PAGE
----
4.3. Lubricants

Four different mineral oils were chosen for the experiments. Two of them—with medium and high viscosity, respectively—contained additives with boundary lubrication properties. The other two were mineral oils with no additives. One of these was high viscous oil, and the other one was a mixture of this oil and low viscous oil, giving a rather low resulting viscosity. Data on the test lubricants are listed in Table 2.

5. Test Procedure

The test started by cleaning the tool and workpiece surfaces from any remnants of pick-up, oil, grease, and other contaminants. Subsequently, the lubricant was applied to the different tool surfaces, after which testing was carried out. During testing, the load measurements were recorded, and the load versus time data were saved in a custom made LabView (delivered by National Instruments Denmark; Agern Allé; Denmark) program. The same procedure was repeated with the different lubricants. The plotted results were based on three to five repetitions of each parameter investigated (i.e., lubricant, drawing speed, and tool texture). Before and after testing, the tool and workpiece surfaces were scanned in a light optical microscope (LOM, Leica Microsystems, Heerbrugg, Switzerland) and measured by a tactile roughness profilometer, Taylor Hobson Form TalySurf Series 2 50i (V. Loewener, Glostrup, Denmark). The listed roughness Ra was based on an average of six measurements.

6. Results and Discussion

The drawing load reaches steady-state condition after a short time, as seen in Figure 7 and Figure 8, showing the results for the four different lubricants at drawing speeds υ = 65 and 240 mm/s, respectively. The influence of tool texture was significant at higher speed, while at lower speed, no load difference was observed, except that the transverse pocket with x = 0.23 mm led to a larger forming load, regardless of speed and lubricant applied. The small distance between the pockets (x = 0.23 mm) leaves no flat plateau between the pockets (see Figure 5 top). This promotes metal flow into the pockets, which will provide mechanical gripping effects of the workpiece. Marks of the die insert texture on the strip can be seen on the end of the reduction zone.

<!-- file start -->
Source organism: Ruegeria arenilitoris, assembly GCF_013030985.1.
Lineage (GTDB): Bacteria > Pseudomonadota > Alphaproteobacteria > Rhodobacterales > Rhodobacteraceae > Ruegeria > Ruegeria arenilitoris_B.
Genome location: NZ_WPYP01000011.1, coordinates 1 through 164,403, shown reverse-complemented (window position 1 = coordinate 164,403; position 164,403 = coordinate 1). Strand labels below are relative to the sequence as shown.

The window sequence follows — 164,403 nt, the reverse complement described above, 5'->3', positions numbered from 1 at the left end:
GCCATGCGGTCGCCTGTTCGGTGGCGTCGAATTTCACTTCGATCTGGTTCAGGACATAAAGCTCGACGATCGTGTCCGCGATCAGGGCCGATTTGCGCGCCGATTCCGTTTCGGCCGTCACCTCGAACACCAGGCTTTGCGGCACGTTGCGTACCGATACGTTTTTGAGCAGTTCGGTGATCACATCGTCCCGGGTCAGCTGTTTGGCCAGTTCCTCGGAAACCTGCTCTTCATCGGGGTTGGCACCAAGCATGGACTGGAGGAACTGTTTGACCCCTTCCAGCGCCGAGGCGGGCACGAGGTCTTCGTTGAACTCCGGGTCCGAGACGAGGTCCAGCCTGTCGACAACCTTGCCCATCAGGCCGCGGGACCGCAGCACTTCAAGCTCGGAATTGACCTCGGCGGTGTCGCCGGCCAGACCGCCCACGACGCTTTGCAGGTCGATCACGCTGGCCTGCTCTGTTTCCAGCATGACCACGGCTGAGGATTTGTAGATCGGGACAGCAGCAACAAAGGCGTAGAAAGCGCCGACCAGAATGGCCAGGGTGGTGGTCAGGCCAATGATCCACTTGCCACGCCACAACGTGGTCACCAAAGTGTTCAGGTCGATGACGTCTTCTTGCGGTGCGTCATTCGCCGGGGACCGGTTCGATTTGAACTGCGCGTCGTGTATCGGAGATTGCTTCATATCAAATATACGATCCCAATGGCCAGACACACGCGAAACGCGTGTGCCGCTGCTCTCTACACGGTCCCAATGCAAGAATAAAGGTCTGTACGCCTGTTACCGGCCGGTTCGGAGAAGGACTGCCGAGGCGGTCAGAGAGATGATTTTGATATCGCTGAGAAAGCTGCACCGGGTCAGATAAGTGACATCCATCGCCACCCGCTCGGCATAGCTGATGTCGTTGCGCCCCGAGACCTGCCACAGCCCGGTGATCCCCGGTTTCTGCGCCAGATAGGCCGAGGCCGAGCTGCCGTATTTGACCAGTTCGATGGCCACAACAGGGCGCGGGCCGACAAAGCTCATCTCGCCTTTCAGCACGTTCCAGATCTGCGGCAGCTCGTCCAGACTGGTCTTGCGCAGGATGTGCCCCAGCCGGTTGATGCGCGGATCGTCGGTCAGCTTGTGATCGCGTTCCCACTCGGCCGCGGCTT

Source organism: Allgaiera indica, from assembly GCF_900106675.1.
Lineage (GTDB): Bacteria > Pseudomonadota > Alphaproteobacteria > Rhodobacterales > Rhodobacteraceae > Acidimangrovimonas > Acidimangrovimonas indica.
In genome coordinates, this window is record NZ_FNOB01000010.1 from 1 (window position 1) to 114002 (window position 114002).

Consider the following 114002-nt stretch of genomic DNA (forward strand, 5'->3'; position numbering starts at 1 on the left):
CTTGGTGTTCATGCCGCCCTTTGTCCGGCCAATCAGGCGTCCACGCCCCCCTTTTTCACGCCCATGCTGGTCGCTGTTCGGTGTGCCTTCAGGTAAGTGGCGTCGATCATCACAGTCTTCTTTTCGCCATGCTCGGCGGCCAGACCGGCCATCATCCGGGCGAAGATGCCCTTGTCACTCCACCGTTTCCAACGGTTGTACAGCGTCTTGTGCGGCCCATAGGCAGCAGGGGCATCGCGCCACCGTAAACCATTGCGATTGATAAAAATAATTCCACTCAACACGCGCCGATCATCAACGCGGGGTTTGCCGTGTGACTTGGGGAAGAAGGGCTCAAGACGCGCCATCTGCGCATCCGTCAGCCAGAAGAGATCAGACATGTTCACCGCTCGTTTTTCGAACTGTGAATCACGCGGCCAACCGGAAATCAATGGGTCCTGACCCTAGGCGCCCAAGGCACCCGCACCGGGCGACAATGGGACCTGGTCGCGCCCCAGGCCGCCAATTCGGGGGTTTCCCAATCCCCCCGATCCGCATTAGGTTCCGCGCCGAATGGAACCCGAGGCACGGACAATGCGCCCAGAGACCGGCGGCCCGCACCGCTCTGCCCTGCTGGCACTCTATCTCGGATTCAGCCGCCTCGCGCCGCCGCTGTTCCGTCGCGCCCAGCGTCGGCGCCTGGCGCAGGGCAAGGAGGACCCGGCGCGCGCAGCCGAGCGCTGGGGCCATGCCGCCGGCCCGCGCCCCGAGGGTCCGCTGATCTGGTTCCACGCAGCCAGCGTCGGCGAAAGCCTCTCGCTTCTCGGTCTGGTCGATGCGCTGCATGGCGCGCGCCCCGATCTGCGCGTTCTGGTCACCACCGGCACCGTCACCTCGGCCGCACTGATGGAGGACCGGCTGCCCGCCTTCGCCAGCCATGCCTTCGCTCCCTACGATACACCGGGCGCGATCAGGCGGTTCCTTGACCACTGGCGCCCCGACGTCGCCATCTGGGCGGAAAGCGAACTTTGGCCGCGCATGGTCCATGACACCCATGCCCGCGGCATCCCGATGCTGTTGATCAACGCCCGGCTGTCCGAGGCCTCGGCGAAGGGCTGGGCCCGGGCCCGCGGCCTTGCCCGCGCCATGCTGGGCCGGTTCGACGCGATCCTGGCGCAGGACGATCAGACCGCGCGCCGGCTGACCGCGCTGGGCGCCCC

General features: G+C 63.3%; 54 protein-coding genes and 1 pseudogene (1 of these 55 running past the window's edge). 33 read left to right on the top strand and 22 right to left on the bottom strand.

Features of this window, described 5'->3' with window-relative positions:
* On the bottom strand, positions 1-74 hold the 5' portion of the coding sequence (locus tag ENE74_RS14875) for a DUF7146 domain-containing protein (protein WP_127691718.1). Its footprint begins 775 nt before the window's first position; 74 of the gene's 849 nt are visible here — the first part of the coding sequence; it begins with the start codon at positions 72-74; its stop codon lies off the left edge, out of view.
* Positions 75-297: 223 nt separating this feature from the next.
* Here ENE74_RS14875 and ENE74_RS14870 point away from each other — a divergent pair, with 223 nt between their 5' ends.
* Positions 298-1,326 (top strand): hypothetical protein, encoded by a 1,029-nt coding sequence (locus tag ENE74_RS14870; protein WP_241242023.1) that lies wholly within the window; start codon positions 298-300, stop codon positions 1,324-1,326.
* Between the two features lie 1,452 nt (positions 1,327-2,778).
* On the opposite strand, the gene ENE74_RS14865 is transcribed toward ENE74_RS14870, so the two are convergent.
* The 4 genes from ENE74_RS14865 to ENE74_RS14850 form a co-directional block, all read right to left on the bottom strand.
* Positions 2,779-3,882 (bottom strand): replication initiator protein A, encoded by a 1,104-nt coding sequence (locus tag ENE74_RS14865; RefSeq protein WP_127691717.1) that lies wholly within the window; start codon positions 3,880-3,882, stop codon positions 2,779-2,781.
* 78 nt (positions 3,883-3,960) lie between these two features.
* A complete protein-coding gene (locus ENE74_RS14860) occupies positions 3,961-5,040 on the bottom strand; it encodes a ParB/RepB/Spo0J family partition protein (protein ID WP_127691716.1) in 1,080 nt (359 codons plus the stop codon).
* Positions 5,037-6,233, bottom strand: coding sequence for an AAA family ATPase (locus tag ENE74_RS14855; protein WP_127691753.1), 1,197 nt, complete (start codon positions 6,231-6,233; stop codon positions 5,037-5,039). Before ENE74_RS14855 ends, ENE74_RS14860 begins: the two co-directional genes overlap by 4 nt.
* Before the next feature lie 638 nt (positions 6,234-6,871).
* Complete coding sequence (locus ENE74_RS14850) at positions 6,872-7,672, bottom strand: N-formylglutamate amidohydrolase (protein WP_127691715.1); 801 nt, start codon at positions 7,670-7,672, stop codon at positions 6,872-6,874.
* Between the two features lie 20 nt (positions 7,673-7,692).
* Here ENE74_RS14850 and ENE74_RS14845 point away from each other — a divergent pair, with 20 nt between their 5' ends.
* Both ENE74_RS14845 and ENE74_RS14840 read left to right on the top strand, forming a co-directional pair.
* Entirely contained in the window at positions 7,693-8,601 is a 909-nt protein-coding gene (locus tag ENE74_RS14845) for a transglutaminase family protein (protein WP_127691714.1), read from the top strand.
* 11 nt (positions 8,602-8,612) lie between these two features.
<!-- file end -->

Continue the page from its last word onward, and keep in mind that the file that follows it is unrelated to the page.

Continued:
The positive influence of high drawing speed is explained by micro-plasto-hydrodynamic lubrication, which is promoted by high sliding speed and high lubricant viscosity [21]. Since no improvements were noted on the drawing load when testing tool textures at the lower speed (65 mm/s, Figure 7), the rest of the discussion is focused on the tool texture at larger speed (240 mm/s, Figure 8). It is noticed here that the tool texture with x = 0.46 mm and x = 0.92 mm (two to four times the pocket width w) has reduced the drawing load as compared to the smooth tool surface when testing with the larger viscosity oils, while testing with the low-viscosity pure mineral oil CR5-Sun 60 had the opposite effect. This is due to the previously mentioned relationship between viscosity and micro-plasto-hydrodynamic lubrication.
Figure 9 shows that tool texture reduces the sheet roughness as compared to the smooth tool surface, regardless of the test lubricants investigated. The tool texture with pocket distance x = 0.23 mm gave smallest sheet roughness. It is furthermore noticed that increasing viscosity leads to increasing roughness. This may be explained by improved micro-plasto-hydrodynamic lubrication at higher viscosity, leading to effective separation between tool and workpiece on the plateaus of the tool table mountain [22]. The sheet roughness profiles shown in Figure 10 confirm this. The Ra values on the plateaus are measured by a tactile roughness profilometer, Taylor Hobson Form TalySurf Series 2 50i. They are based on an average of six measurements. Ra values for x = 0.23 mm and x = 0.46 mm could not be measured due to the small width of the plateaus.
The Rhenus oil contains additives providing a protective boundary film, which can carry the load and prevent metal-to-metal contact. This contributes to lower friction and prevents lubricant film breakdown. The additives in the Rhenus oils furthermore prevent these oils from decomposition and vaporization [23].